Wednesday Jan 29

Northern Light: Working Parents Need a Break

My partner and I will pay around $24,000 in childcare fees this year for our two-year-old son Ace. We are both working in jobs we both need and like. We can’t quit, and luckily, we don’t have to. We find a way to pay for it.

The childcare center Ace attends is run by the City of Toronto. It’s licensed and has a unionized workforce of early childhood educators. It’s really is a wonderful center doing really important work.

The center is close to my work, so most days on the way home Ace does his best to tell me how his day was. He does by listing the people he saw during the day, as if doing a roll-call. It’s my favorite!

“Sharon there! Carol there! Ziggie there! Razia there! Saima there!”

Most of the days he only lists the workers, and not his peers. They are all women of color. All pros. And they all know how to care for, and educate, kids.

Alejandra Ruiz Vargas and I were discussing all of this on a recent trip to Vancouver. Alejandra is an ACORN leader out of Toronto. One of our funders was flying her out to Vancouver to present on community benefit campaigns to a group of labor and community leaders. I got in on the free flight / free hotel bonanza and was able to catch up with BC ACORN staff and leaders in person. During a flight delay Alejandra was sounding off about the problems with childcare as she sees it.

She had qualified for a childcare subsidy back when her daughter was of age — at that time Alejandra was a newcomer to Canada from Colombia. Even with the subsidy, she still needed to pay a significant portion of her income in childcare fees. The costs left her without money to pay for anything else for her daughter. This included municipal recreation programming. She did not qualify for this because her income was too high.

Perhaps the worst position to be in in the city is having an income just above the subsidy cutoff. It’s normal for these parents to quit their job to take care of the kids. The parents who end up quitting jobs to care for kids are mainly women, and more precisely women of color, and this is a leading cause for the gender pay gap. Seriously, who’s going to work a lower-waged job when it doesn’t cover the cost of childcare on a daily basis?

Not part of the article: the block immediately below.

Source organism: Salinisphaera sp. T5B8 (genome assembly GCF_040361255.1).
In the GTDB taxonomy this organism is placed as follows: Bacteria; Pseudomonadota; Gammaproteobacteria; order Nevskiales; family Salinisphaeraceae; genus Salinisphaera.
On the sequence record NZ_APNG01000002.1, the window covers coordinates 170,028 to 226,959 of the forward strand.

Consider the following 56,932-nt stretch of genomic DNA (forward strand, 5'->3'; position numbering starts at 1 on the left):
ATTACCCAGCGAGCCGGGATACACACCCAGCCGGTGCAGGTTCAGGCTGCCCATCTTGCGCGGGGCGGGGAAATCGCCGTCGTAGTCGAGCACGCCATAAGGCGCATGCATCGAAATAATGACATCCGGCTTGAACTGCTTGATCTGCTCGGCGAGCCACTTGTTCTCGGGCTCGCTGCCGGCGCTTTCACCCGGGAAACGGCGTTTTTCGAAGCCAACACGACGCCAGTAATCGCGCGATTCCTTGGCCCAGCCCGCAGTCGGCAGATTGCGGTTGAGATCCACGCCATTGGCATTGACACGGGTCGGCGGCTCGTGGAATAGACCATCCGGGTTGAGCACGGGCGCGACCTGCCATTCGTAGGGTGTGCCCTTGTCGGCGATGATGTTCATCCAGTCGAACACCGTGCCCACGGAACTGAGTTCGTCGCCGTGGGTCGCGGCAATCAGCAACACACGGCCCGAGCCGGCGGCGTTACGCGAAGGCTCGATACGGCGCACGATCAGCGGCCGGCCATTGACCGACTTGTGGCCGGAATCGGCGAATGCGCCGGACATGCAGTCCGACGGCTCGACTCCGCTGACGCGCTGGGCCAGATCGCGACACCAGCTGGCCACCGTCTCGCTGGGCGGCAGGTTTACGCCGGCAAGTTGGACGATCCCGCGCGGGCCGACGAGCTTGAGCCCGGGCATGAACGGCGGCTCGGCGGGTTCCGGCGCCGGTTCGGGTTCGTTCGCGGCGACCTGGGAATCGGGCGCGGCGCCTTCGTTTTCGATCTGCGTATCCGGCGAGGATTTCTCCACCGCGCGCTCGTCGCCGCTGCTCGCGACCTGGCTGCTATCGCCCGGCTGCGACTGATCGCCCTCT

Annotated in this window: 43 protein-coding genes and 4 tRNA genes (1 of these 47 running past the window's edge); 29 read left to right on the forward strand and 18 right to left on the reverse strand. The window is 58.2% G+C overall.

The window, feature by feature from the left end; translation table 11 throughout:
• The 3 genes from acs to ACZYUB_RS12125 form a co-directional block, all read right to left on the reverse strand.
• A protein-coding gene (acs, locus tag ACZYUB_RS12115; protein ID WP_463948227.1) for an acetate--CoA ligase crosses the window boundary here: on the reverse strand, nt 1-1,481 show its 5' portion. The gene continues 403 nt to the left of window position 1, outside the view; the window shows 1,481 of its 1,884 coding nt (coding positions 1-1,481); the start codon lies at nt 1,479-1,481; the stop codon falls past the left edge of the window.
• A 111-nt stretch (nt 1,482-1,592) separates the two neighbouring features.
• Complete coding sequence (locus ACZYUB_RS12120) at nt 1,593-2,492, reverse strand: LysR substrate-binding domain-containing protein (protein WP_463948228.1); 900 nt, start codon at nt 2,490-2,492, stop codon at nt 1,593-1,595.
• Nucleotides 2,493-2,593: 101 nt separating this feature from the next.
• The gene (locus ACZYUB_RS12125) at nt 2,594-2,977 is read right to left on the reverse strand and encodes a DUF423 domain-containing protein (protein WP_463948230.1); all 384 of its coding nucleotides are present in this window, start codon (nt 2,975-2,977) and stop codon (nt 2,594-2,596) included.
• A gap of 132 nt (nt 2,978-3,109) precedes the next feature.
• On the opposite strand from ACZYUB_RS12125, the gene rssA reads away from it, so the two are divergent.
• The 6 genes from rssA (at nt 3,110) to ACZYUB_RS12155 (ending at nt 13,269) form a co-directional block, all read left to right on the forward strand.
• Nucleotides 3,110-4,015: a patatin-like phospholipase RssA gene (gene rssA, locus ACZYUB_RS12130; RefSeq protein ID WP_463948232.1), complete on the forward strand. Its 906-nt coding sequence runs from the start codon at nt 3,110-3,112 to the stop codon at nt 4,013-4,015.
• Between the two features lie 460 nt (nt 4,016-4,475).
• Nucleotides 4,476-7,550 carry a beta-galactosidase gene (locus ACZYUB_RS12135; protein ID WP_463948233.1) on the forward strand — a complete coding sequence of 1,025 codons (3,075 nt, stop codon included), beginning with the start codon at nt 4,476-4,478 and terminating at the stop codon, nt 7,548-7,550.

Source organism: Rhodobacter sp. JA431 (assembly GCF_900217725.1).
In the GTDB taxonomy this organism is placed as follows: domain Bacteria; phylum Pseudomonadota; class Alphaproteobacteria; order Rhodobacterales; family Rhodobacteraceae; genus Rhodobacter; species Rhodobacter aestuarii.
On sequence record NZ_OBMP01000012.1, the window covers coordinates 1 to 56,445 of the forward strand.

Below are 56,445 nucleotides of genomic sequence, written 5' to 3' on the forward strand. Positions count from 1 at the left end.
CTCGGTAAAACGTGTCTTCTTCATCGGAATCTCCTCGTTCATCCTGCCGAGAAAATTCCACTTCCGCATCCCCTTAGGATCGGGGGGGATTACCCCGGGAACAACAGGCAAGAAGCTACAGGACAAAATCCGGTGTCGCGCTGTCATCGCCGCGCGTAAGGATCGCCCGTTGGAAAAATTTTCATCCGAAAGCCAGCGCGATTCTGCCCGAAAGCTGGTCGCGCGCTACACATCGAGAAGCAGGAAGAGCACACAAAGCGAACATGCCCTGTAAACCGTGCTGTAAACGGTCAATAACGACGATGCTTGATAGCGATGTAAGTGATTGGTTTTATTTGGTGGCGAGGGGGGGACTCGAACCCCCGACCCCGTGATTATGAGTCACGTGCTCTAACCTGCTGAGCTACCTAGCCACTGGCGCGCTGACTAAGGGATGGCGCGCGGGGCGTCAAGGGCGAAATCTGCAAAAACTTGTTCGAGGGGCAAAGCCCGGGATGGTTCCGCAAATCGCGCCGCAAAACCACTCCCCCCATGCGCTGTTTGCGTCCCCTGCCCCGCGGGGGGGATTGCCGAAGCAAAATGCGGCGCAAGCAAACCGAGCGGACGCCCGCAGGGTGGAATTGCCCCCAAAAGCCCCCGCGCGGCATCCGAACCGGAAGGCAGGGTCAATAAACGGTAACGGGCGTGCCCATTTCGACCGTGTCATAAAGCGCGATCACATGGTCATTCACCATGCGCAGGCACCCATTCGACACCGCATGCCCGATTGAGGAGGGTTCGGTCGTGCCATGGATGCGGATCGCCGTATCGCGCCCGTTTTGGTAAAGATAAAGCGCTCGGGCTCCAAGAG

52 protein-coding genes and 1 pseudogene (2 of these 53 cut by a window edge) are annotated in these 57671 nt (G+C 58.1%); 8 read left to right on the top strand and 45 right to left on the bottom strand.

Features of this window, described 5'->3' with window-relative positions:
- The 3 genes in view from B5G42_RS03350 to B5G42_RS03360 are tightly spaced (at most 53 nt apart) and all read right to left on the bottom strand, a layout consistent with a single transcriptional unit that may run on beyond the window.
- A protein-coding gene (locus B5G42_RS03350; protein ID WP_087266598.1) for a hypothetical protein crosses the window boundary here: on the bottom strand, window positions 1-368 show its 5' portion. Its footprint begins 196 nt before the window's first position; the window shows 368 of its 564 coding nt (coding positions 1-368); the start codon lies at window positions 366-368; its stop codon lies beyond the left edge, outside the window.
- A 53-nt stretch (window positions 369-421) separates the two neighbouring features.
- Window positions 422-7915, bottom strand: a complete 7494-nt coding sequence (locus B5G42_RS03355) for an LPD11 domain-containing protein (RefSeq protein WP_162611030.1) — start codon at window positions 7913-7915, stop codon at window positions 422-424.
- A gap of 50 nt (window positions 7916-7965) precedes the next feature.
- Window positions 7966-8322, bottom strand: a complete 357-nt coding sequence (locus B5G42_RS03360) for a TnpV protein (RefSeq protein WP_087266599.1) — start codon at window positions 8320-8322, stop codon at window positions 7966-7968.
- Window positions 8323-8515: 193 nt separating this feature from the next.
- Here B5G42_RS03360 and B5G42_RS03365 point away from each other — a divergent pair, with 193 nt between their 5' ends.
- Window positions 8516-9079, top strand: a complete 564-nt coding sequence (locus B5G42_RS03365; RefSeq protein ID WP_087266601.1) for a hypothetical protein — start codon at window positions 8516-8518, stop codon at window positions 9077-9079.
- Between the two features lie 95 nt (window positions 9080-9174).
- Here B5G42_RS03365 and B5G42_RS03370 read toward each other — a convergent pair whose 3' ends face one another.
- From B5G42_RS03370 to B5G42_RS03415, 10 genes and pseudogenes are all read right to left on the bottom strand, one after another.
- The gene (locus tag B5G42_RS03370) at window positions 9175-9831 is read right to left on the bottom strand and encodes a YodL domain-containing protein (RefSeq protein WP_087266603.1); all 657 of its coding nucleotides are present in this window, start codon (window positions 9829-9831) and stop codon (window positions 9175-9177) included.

There are non-licensed options that are more affordable for these parents. Once a week I see parents drop kids off at a second-floor apartment on the Danforth near the ACORN office. Cheaper for the parents, making it possible to keep employment, and in all likelihood, you can rest assured that your kid is safe and sound when you are at work. However, unlicensed childcare is lacking. They are likely not trained early childhood educators, and without regulatory oversight, who knows what exactly is going on exactly when your kid is there all day.

ACORN, and many organizations before us, have made campaigns calling for the systematic changes to the system that are needed.

A couple years back Marva Burnett — ACORN International President — simultaneously led an organizing drive in her licensed not-for-profit childcare
center and a $10 a day childcare campaign with ACORN leading up to the 2018 provincial election. ACORN lost the campaign, Doug Ford’s conservatives won the election, but Marva did successfully negotiate a collective agreement at her center with the Canadian Union of Public Employees. Good jobs and decent pay is key to any successful childcare system.

Marva continues to push her Scarborough chapter towards affordable childcare campaigning. And there is a lot to fight for.

The solution to the childcare crisis brought forth by the Conservative Government in Ontario has predictably been a failure. The childcare benefit where every family gets an inadequate amount of money to ‘decide for themselves’ where their money goes, as Ford says, has done nothing to alleviate the burden that parents and childcare workers are facing. Premier Doug Ford, when pressed, once alluded that maybe women should just stay at home. As if women like Alejandra and Marva can afford to be, or want to be, June Cleaver.

Conservatives also cut the funding that goes towards the municipal childcare subsidies for low-income parents, and funding that goes to the centers like the one Ace is in. It’s estimated by the City of Toronto that over 700 subsidies will be lost due to these cuts.

Marva and Alejandra and the rest of the Toronto ACORN board are strategizing ways to push the city to find funding for the programs themselves, despite the provincial cuts. They are starting with an action at Scarborough Centre MPP’s office set for just before Christmas. I’ve put that action in my calendar. Working parents deserve a break!

John Anderson is the Field Director for ACORN Canada. Since 2004 John has helped to develop the ACORN Canada operations in Toronto, Ontario, and British Columbia. He is a graduate of the University of Winnipeg.

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